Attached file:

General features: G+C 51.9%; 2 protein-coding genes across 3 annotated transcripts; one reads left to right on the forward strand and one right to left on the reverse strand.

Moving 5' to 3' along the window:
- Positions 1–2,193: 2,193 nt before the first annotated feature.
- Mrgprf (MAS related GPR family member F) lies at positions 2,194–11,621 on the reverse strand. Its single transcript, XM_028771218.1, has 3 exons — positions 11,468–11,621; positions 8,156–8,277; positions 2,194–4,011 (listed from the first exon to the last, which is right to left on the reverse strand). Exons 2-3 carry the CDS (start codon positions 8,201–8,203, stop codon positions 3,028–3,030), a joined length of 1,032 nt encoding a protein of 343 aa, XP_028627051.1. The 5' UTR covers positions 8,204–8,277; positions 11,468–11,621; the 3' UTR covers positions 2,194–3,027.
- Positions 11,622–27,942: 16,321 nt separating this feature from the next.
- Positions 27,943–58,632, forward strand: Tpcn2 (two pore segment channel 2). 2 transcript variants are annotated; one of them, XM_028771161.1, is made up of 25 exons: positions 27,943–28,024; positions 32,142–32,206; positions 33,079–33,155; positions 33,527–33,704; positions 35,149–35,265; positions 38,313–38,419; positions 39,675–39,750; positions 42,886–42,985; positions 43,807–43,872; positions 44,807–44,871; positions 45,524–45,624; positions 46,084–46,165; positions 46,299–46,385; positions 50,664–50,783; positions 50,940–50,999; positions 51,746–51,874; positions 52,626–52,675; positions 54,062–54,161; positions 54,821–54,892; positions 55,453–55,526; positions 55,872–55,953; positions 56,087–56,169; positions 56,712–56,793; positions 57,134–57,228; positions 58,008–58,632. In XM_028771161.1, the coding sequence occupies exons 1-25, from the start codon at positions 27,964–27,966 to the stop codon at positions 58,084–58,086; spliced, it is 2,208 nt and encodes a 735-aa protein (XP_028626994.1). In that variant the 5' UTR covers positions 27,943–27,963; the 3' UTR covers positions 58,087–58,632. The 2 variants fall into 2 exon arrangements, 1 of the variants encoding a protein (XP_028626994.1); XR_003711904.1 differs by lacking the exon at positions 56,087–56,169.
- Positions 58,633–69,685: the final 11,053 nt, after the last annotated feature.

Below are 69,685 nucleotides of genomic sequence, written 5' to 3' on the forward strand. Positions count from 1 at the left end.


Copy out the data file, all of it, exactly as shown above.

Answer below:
General features: G+C 51.9%; 2 protein-coding genes across 3 annotated transcripts; one reads left to right on the forward strand and one right to left on the reverse strand.

Moving 5' to 3' along the window:
- Positions 1–2,193: 2,193 nt before the first annotated feature.
- Mrgprf (MAS related GPR family member F) lies at positions 2,194–11,621 on the reverse strand. Its single transcript, XM_028771218.1, has 3 exons — positions 11,468–11,621; positions 8,156–8,277; positions 2,194–4,011 (listed from the first exon to the last, which is right to left on the reverse strand). Exons 2-3 carry the CDS (start codon positions 8,201–8,203, stop codon positions 3,028–3,030), a joined length of 1,032 nt encoding a protein of 343 aa, XP_028627051.1. The 5' UTR covers positions 8,204–8,277; positions 11,468–11,621; the 3' UTR covers positions 2,194–3,027.
- Positions 11,622–27,942: 16,321 nt separating this feature from the next.
- Positions 27,943–58,632, forward strand: Tpcn2 (two pore segment channel 2). 2 transcript variants are annotated; one of them, XM_028771161.1, is made up of 25 exons: positions 27,943–28,024; positions 32,142–32,206; positions 33,079–33,155; positions 33,527–33,704; positions 35,149–35,265; positions 38,313–38,419; positions 39,675–39,750; positions 42,886–42,985; positions 43,807–43,872; positions 44,807–44,871; positions 45,524–45,624; positions 46,084–46,165; positions 46,299–46,385; positions 50,664–50,783; positions 50,940–50,999; positions 51,746–51,874; positions 52,626–52,675; positions 54,062–54,161; positions 54,821–54,892; positions 55,453–55,526; positions 55,872–55,953; positions 56,087–56,169; positions 56,712–56,793; positions 57,134–57,228; positions 58,008–58,632. In XM_028771161.1, the coding sequence occupies exons 1-25, from the start codon at positions 27,964–27,966 to the stop codon at positions 58,084–58,086; spliced, it is 2,208 nt and encodes a 735-aa protein (XP_028626994.1). In that variant the 5' UTR covers positions 27,943–27,963; the 3' UTR covers positions 58,087–58,632. The 2 variants fall into 2 exon arrangements, 1 of the variants encoding a protein (XP_028626994.1); XR_003711904.1 differs by lacking the exon at positions 56,087–56,169.
- Positions 58,633–69,685: the final 11,053 nt, after the last annotated feature.

Below are 69,685 nucleotides of genomic sequence, written 5' to 3' on the forward strand. Positions count from 1 at the left end.